A Note From Chris - February 2, 2023

February marks the beginning of Black History Month in America. As a white Christian growing up in the south, I remember once joking sarcastically (and inappropriately) with a friend early in February, “When is White History Month?” It was not only an uninformed statement, but unrighteous. The work God needed to do in my heart (and continues to do) was to shape my worldview around the appreciation of and recognition of the beauty of ethnic diversity and the memory of both the tragedies and positive strides specific to black history in our country.
For non-black believers, it is important for us to remember that Black History Month is not for “them,” but instead for all of us. We often say at Cornerstone in regards to racial diversity in our church that we long to see Cornerstone look more and more like heaven. In heaven, the image of Revelation describes people from every tribe, language, people, and nation represented (Revelation 5:9). That is not uniformity, but true diversity, celebrating the beauty, history, and uniqueness of both cultures and races. We are better together as we understand each other’s histories, differences, and uniqueness. After all, it was God who “made from one man every nation of mankind.” (Acts 17:26)
For Christians, appreciation for both the stories of pain and achievement in black history grows as we draw closer to Jesus and God’s view of all people. My encouragement for our church is to make the embrace of Black History Month part of your personal spiritual journey this month. Pray first for your own heart in regards to your personal biases, prejudices, and worldview (no matter your skin color). Almost certainly, there is room for Jesus to work. Then pray that our church, with intentional efforts from each of us, will look more like heaven tomorrow than it does today. Then, perhaps spend a few moments this month just growing in your education of how faith shaped the landscape of African Americans in our nation’s history.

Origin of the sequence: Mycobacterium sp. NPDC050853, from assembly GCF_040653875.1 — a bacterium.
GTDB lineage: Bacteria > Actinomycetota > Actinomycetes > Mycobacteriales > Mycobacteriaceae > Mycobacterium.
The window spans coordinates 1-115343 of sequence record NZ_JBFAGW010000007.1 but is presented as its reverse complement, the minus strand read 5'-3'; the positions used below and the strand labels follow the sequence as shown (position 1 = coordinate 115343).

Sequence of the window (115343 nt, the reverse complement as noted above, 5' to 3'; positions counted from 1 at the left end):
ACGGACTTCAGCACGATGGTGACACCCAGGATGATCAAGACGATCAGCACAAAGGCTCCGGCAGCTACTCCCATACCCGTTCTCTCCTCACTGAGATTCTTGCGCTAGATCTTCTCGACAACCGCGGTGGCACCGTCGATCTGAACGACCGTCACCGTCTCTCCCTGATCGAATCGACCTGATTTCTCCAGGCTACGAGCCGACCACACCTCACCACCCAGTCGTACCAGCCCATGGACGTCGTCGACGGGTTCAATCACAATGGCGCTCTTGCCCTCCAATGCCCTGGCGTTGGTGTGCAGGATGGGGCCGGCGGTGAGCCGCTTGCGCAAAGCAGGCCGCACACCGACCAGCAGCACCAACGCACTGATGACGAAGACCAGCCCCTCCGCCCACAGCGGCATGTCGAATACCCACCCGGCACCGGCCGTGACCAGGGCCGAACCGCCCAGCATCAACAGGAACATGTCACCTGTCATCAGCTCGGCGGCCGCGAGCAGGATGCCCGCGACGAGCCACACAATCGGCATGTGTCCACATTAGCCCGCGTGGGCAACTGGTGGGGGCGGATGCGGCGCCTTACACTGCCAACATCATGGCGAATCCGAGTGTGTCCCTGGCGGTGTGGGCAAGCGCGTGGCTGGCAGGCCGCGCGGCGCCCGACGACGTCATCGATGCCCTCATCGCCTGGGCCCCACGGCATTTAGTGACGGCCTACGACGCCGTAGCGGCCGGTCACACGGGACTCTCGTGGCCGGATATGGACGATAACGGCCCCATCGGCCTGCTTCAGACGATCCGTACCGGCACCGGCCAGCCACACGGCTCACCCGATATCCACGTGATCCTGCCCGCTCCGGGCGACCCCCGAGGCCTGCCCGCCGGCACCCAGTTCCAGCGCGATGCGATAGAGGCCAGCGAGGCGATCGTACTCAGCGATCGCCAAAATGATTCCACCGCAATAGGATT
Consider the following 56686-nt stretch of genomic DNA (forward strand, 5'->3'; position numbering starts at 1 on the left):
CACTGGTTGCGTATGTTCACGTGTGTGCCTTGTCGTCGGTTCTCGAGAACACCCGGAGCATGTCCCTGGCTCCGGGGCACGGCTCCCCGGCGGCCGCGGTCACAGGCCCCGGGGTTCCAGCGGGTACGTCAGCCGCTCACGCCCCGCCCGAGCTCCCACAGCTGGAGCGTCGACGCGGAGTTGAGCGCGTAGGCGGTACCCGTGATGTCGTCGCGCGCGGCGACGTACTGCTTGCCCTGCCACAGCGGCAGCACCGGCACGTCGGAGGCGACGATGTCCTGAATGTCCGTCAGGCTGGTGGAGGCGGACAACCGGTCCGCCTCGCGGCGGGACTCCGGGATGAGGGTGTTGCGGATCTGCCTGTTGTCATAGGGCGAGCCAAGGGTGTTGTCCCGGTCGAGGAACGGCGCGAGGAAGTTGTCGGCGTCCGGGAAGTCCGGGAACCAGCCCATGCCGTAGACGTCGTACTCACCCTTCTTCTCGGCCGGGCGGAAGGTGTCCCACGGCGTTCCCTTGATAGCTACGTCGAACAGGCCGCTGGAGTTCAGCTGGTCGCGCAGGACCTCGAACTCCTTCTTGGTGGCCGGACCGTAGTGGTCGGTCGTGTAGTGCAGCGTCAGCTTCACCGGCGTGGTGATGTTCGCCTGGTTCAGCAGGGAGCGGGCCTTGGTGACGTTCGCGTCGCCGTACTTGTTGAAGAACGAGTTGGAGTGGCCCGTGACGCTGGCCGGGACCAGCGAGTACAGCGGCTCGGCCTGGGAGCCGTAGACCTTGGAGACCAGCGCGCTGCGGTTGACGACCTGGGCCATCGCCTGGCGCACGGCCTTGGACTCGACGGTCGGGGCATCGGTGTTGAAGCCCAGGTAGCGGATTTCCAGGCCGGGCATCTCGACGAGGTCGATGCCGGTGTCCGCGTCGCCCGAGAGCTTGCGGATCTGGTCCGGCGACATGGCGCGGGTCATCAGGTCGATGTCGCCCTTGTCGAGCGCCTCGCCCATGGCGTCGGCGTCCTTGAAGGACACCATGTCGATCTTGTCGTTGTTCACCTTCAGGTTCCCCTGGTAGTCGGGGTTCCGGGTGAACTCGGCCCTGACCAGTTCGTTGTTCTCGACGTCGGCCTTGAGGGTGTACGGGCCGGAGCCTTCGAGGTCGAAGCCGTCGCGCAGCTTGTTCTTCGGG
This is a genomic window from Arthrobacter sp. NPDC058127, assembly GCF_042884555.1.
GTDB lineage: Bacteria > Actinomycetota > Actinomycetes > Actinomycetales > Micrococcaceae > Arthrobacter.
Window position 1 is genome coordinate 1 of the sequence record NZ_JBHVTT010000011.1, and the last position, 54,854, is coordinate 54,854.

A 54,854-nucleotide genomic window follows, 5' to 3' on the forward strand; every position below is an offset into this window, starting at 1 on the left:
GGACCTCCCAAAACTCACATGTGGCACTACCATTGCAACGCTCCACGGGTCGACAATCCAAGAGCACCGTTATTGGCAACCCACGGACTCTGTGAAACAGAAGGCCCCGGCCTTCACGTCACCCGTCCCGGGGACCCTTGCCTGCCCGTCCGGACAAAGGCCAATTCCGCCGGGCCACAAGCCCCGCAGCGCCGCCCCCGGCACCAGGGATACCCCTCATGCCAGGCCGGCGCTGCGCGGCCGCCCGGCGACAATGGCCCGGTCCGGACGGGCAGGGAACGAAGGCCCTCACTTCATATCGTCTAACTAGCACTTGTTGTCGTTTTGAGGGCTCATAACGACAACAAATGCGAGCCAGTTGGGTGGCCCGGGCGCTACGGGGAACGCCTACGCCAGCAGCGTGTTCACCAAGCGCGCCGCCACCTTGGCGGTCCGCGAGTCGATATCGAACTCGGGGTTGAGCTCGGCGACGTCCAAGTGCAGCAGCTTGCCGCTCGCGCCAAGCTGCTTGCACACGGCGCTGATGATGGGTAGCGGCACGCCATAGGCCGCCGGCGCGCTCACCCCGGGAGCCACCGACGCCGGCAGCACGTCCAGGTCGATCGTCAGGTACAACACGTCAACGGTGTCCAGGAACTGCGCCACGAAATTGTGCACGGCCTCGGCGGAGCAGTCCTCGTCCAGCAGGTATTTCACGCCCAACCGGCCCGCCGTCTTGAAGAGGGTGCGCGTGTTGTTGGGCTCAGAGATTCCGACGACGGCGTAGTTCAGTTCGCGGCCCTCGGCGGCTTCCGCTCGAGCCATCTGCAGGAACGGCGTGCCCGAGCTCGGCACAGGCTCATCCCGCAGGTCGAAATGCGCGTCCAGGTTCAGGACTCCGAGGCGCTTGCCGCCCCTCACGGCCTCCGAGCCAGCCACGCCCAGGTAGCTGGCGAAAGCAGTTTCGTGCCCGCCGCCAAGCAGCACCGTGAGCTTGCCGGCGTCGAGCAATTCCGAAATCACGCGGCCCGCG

The history, specifically about how Jesus was central to abolishing slave trade in the US and shaping the nation’s faith through black pillars of faith in those early years, is fascinating. Here are just a few samplings of some heroes of faith from the black community and the early stages of the United States of America.

Lott Carey (1780-1828)
Born into slavery, Carey learned how to read the Bible and eventually purchased his freedom from enslavement. Lott led the first Baptist missionaries into Africa, eventually settling into ministry in Liberia. Lott is a phenomenal example of trusting God in the midst of impossible situations.

Sojourner Truth (1797-1883)
Sojourner Truth defied the odds by escaping slavery and becoming a strong voice in the abolitionist movement. Led by her relationship with Jesus, Truth was best known for her role in women’s rights and her speech “Ain’t I a Woman?” She eventually had a meeting with Abraham Lincoln as she became one of the foremost human rights activists of her time. It is clear that Sojourner drew her strength from Jesus and gives hope to all who serve Christ.

George Washington Carver (1864-1943)
George Washington Carver is an amazing example of what perseverance looks like. Despite both the blatant and institutionalized racism he encountered while pursuing higher education, Carver never gave up and eventually became the first African American to earn a Bachelor of Science degree. His example of moving forward despite the opposition all around him speaks volumes to staying the course.

*Credit for biographies to GoMinno.com

Yours and His,
Chris VandeLinde

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